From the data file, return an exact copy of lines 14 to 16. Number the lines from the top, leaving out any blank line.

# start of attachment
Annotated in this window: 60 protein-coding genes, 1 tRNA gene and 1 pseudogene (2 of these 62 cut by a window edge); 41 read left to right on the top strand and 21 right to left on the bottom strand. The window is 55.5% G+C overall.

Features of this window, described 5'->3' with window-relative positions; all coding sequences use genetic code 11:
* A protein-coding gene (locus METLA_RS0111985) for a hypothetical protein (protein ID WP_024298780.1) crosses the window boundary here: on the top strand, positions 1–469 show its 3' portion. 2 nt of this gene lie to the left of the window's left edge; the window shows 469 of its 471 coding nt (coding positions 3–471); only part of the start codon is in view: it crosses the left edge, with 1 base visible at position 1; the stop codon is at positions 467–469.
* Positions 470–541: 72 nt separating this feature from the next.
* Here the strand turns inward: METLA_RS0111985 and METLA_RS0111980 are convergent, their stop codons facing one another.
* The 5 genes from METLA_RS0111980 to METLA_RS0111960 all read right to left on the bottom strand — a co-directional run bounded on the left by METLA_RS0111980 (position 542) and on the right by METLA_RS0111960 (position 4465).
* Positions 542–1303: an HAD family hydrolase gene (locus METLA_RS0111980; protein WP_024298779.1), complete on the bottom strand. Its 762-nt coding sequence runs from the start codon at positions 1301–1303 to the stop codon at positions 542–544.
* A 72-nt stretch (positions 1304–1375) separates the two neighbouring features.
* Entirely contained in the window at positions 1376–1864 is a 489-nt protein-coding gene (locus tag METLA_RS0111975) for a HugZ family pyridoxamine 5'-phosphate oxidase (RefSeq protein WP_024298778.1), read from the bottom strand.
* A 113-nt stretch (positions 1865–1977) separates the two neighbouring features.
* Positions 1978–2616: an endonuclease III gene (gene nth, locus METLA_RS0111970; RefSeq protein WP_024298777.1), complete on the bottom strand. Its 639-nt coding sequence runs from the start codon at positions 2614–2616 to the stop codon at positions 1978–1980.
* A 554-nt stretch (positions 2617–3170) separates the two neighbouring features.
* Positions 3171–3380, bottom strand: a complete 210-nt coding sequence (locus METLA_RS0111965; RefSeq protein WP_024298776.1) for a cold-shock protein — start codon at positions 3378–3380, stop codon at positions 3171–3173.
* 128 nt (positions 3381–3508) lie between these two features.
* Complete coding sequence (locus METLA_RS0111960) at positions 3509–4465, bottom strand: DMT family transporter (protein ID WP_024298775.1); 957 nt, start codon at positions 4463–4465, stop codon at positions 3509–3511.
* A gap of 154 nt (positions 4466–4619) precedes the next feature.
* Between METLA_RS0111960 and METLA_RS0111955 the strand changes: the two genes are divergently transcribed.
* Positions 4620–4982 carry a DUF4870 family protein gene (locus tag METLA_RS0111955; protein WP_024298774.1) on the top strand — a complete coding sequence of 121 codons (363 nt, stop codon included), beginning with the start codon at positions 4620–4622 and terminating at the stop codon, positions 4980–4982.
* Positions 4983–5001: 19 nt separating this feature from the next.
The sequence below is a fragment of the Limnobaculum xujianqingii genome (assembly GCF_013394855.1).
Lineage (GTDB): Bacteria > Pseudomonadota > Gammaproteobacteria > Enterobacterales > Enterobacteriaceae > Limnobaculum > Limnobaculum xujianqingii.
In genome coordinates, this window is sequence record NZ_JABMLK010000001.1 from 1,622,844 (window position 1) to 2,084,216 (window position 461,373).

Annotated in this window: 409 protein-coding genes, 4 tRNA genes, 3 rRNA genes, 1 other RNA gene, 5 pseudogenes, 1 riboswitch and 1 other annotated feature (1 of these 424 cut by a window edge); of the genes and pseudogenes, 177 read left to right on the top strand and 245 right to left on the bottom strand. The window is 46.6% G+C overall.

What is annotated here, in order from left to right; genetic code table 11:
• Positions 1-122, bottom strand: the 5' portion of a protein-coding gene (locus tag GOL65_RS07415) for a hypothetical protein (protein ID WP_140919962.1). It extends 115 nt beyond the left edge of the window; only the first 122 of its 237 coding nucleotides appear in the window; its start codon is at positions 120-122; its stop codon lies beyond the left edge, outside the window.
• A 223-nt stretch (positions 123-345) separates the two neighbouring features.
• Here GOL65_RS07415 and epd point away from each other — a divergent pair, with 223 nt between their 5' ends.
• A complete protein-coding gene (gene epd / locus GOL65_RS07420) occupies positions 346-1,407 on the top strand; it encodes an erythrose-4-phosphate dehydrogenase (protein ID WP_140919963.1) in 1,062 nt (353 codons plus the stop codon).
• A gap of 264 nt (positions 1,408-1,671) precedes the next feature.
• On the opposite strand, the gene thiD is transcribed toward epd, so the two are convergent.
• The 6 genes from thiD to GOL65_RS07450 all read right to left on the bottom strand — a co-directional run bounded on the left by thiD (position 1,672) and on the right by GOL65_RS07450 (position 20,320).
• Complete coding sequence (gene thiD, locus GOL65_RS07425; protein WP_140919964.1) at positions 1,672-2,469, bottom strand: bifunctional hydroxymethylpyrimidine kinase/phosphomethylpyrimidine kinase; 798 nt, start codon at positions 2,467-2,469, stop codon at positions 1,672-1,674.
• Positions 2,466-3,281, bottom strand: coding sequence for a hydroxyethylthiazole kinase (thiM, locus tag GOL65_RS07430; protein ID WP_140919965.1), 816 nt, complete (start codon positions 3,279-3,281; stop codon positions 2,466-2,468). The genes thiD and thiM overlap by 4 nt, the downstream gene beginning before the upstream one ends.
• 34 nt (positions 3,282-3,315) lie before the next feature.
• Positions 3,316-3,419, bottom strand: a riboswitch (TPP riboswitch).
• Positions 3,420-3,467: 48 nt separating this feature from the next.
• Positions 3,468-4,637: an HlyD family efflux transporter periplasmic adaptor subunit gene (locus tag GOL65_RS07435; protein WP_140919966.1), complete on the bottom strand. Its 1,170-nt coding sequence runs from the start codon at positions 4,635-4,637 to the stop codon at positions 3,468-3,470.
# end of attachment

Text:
* 128 nt (positions 3381–3508) lie between these two features.
* Complete coding sequence (locus METLA_RS0111960) at positions 3509–4465, bottom strand: DMT family transporter (protein ID WP_024298775.1); 957 nt, start codon at positions 4463–4465, stop codon at positions 3509–3511.
* A gap of 154 nt (positions 4466–4619) precedes the next feature.